If you buy a timeshare and regret it, most states have "cooling-off" laws; these laws let you get out of a timeshare contract if you act quickly, usually within three to ten days. In Missouri, the cooling-off period is five days. Also, Missouri law protects potential timeshare purchasers when it comes to the use of promotional devices, like prizes and gifts, in timeshare sales.
Even though Missouri law provides quite a few protections for timeshare purchasers, you still need to be cautious when buying a timeshare. And you should understand that if you take out a mortgage loan to buy a deeded timeshare and stop making the payments, the lender, usually the resort developer, will probably foreclose. Also, timeshare owners typically have to pay annual maintenance fees and special assessments. If, as an owner, you don't pay the fees and assessments, you might face a lawsuit for a money judgment or a foreclosure of your timeshare. (With a right-to-use timeshare, people generally sign a contract and agree to make monthly payments. While a developer may foreclose a deeded timeshare, a right-to-use timeshare is typically repossessed, which is a different legal process than a foreclosure.)
In Missouri, a timeshare purchaser has five days after the date of the agreement to cancel the purchase. (Mo. Rev. Stat. § 407.620.)
Your cancellation notice must be in writing and, if sent by mail, addressed to the timeshare seller at the address shown on the purchase agreement. The cancellation is effective when postmarked. If you mail your cancellation, it's a good idea to send the letter by certified mail, return receipt requested. (Mo. Rev. Stat. § 407.620.)
A timeshare purchaser can't waive the right to cancel. (Mo. Rev. Stat. § 407.620.)
Timeshare sellers are notorious for getting people to attend sales presentations by offering free gifts or awards. Missouri has strict requirements and content restrictions on the use of promotional devices and programs, including any sweepstakes, gift awards, drawings or display booths, or any other such award or prize inducement items, to advertise or sell a timeshare.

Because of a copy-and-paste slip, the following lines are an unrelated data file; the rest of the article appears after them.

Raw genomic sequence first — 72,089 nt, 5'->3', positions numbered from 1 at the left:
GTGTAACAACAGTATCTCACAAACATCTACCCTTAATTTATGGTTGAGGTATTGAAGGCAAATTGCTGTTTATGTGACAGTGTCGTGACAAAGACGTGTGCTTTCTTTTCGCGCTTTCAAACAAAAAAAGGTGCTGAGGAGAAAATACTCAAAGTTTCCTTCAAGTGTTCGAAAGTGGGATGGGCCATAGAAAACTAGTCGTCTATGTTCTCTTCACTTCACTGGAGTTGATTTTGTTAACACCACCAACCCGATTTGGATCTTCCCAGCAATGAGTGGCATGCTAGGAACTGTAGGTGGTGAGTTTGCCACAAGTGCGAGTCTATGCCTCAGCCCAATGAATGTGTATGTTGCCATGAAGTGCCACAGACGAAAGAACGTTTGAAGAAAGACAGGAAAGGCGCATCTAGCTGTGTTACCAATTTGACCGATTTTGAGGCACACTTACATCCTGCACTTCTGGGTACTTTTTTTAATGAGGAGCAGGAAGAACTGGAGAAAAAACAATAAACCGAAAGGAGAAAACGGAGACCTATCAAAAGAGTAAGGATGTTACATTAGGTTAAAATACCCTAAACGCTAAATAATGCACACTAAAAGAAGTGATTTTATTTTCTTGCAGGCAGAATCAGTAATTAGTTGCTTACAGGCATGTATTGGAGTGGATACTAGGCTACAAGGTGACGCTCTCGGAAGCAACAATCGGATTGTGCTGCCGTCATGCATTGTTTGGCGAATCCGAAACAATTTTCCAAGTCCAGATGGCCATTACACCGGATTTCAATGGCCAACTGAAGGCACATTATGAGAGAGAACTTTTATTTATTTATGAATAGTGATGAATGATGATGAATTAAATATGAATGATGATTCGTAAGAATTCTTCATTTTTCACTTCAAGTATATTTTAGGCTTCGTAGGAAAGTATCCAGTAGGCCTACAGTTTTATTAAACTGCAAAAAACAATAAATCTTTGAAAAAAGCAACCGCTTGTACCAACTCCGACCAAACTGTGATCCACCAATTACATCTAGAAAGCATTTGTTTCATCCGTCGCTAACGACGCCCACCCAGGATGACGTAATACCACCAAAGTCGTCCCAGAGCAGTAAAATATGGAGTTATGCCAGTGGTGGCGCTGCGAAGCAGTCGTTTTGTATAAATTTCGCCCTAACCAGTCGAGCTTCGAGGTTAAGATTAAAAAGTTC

Under Missouri law, each promotional device, program, and notice must include the following information:
This information must be provided to the prospective purchaser in writing or electronically at least once within a reasonable time period before a scheduled sales presentation. But the required information doesn't need to be included in every advertisement or other written, oral, or electronic communication provided or made to a prospective purchaser before a scheduled sales presentation. (Mo. Rev. Stat. § 407.610(2).)
Additionally, a timeshare salesperson may not use deception, fraud, false promises, misrepresentation, unfair practices, or the concealment, suppression, or omission of any material fact in connection with a timeshare promotional device, advertisement, or sale. (Mo. Rev. Stat. § 407.020 and § 407.610 (4).)
Sometimes, timeshare sellers don't provide promised gifts or prizes to potential buyers after the presentation. Missouri law bans this practice.
In Missouri, if a prospective purchaser or purchaser doesn't receive the gift or prize (or a cash equivalent), that person may bring a civil action to recover damages and, if they prevail, receive at least five times the cash retail value of the most expensive gift offered (not to exceed $1,000) in addition to such other actual damages as may be determined by the evidence. (Mo. Rev. Stat. § 407.610(6).)
If you take out a loan to purchase an interest in a deeded timeshare and fail to make your mortgage payments, the lender (again, typically, the developer) might foreclose. In addition to monthly mortgage payments, timeshare owners are ordinarily responsible for maintenance fees, special assessments, utilities, and taxes, collectively referred to as "assessments." You might also face a foreclosure (or a lawsuit for a money judgment) if you fall behind in the timeshare assessments.
A few of the various options to avoid a timeshare foreclosure include:
If you want more information about timeshare laws in your state or need assistance canceling a timeshare, consider talking to a real estate attorney. If you're facing a timeshare foreclosure and have questions about the process or your options, contact a foreclosure attorney.
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